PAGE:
Estimates of forest cover have important political, conservation, and funding implications, but methods vary greatly. Haiti has often been cited as one of the most deforested countries in the world, yet estimates of forest cover range from <1% to 33%.
JOURNALS ARTICLES ARCHIVE
JOURNALS ARTICLES ARCHIVES
In all disciplines, knowledge is built by responding to the ideas and discoveries of those who came before us. Scholarly journal articles are unique in that they require authors to document and make verifiable the sources of the facts, ideas, and methods they used to arrive at their insights and conclusions. Scholarly articles also strive to identify and discuss the merits of alternative explanations and viewpoints for the positions they espouse.
Existing theories of democratic reversals emphasize that elites mount actions like coups when democracy is particularly threatening to their interests. But holding interests constant, some potential plotters may have more influence over whether or not a coup succeeds.
Many developing countries are stuck in small, low-productivity farms. Such countries also have poor property rights institutions, which create transaction costs towards reallocating land to large farms. I look at how transaction costs from historical property rights institutions affected the agricultural structure of Haiti, the poorest country in the Western Hemisphere.
Political and economic shocks have destabilized agrarian livelihoods in Haiti since the country won its independence from France in 1804. Yet the current conjuncture demonstrates a new convergence of ecological, economic, and political pressures in postcolonial rural spaces like Haiti’s central hinterland.
The term social entrepreneurship is not new but during the past decade its interests have increased rapidly around the world while its field is still young and fragmented (Gawell, 2013). We believe that in one way or the other, the main objective of social entrepreneurship is to solve social, economic and environmental problems for sustainable development goals.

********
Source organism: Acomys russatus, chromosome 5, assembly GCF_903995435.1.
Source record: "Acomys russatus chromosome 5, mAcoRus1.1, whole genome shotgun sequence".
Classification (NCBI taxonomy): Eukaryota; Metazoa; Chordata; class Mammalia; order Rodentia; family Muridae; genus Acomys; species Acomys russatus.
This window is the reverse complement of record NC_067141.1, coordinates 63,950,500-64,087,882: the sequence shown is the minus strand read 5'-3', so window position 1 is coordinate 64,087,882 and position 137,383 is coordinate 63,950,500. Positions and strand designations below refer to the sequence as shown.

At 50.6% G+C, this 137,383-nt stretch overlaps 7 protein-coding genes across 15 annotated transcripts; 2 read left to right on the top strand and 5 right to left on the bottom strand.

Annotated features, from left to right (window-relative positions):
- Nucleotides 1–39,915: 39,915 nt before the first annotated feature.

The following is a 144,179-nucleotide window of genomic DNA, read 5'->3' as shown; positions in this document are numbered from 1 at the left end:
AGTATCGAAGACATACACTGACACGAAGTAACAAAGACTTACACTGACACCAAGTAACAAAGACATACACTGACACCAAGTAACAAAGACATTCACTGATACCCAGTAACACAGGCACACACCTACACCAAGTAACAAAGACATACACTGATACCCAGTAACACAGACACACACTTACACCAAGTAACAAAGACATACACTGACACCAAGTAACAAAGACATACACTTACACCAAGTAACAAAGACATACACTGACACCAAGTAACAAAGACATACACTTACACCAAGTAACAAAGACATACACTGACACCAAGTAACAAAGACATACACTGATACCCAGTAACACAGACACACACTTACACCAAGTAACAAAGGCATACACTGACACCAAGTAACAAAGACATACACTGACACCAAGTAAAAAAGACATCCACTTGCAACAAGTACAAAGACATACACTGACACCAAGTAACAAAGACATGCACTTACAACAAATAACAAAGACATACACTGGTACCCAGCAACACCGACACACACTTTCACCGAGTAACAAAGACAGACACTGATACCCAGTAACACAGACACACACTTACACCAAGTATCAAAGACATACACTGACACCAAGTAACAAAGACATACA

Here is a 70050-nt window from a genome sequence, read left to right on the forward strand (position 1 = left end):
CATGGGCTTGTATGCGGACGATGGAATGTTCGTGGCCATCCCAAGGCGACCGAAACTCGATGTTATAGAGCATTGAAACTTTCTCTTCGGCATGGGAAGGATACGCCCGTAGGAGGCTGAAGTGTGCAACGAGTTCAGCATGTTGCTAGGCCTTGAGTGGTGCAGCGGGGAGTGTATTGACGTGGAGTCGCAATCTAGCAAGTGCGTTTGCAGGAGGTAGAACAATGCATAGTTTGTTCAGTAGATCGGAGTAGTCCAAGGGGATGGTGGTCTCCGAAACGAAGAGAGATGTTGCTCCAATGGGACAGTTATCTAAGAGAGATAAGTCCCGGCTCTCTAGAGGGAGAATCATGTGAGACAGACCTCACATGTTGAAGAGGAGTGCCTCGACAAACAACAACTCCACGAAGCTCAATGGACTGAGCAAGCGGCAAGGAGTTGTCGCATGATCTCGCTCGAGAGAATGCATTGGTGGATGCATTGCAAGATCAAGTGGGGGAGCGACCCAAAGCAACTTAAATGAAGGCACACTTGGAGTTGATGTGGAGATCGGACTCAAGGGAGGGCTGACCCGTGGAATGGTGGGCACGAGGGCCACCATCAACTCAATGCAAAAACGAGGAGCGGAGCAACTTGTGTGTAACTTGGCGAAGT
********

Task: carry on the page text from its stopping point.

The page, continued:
This paper analyzes the response of the Spanish Red Cross to the 2010 earthquake in Haiti, looking for clues of the remarkable lean-agile performance of this organization, and how they could be applied to business operations. The paper first looks into the history and organization of the Red Cross, analyzing in more detail the deployment of the Spanish Red Cross in the 2010 earthquake in Haiti.
The Haiti cholera claims are focused upon the U.N.’s violation of the rights of individuals affected by the cholera outbreak to access a remedy. The U.N.’s absolute immunity from jurisdiction of national courts is counterbalanced by its duty to provide alternative dispute resolution mechanisms for private law claims.
On January 12, 2010, an earthquake in Haiti sent shockwaves across the world, triggering an unprecedented international response. Not even counting the outpouring of solidarity from within Haiti, which largely went uncounted and unacknowledged, the outpouring of international aid was unparalleled in recent memory: at a March 2010 United Nations conference, world governments pledged $10 billion, with over half of those funds earmarked for the following eighteen months.
Poverty is rampant in Haiti. In 2000 three-fourths of the population lived on less than the equivalent of two US dollars per day and half on less than one dollar. Ten years later, in the middle of this poverty, the earthquake struck. Poverty is no newcomer to Haiti. It has been a steady companion for the last half-century or even century. Low incomes have forced Haitians to leave their country to an increasing extent.
One major factor that has been reported to contribute to chronic poverty and malnutrition in rural Haiti is soil infertility. There has been no systematic review of past and present soil interventions in Haiti that could provide lessons for future aid efforts.